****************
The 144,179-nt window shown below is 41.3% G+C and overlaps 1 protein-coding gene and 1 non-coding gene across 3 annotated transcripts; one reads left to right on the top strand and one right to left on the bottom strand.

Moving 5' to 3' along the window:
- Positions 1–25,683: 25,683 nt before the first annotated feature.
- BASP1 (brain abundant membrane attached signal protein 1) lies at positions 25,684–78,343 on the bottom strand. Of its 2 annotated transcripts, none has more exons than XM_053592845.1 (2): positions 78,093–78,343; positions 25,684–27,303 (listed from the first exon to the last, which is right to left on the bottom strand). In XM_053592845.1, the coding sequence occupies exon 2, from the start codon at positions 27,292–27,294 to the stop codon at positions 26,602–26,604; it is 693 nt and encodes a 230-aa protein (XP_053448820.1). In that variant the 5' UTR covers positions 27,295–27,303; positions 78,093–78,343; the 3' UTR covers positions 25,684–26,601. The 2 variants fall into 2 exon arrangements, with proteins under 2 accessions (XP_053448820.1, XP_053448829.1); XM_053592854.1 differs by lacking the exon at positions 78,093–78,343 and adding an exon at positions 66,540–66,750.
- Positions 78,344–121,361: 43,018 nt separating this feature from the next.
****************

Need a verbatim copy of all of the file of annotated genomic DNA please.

The 144,179-nt window shown below is 41.3% G+C and overlaps 1 protein-coding gene and 1 non-coding gene across 3 annotated transcripts; one reads left to right on the top strand and one right to left on the bottom strand.

Moving 5' to 3' along the window:
- Positions 1–25,683: 25,683 nt before the first annotated feature.
- BASP1 (brain abundant membrane attached signal protein 1) lies at positions 25,684–78,343 on the bottom strand. Of its 2 annotated transcripts, none has more exons than XM_053592845.1 (2): positions 78,093–78,343; positions 25,684–27,303 (listed from the first exon to the last, which is right to left on the bottom strand). In XM_053592845.1, the coding sequence occupies exon 2, from the start codon at positions 27,292–27,294 to the stop codon at positions 26,602–26,604; it is 693 nt and encodes a 230-aa protein (XP_053448820.1). In that variant the 5' UTR covers positions 27,295–27,303; positions 78,093–78,343; the 3' UTR covers positions 25,684–26,601. The 2 variants fall into 2 exon arrangements, with proteins under 2 accessions (XP_053448820.1, XP_053448829.1); XM_053592854.1 differs by lacking the exon at positions 78,093–78,343 and adding an exon at positions 66,540–66,750.
- Positions 78,344–121,361: 43,018 nt separating this feature from the next.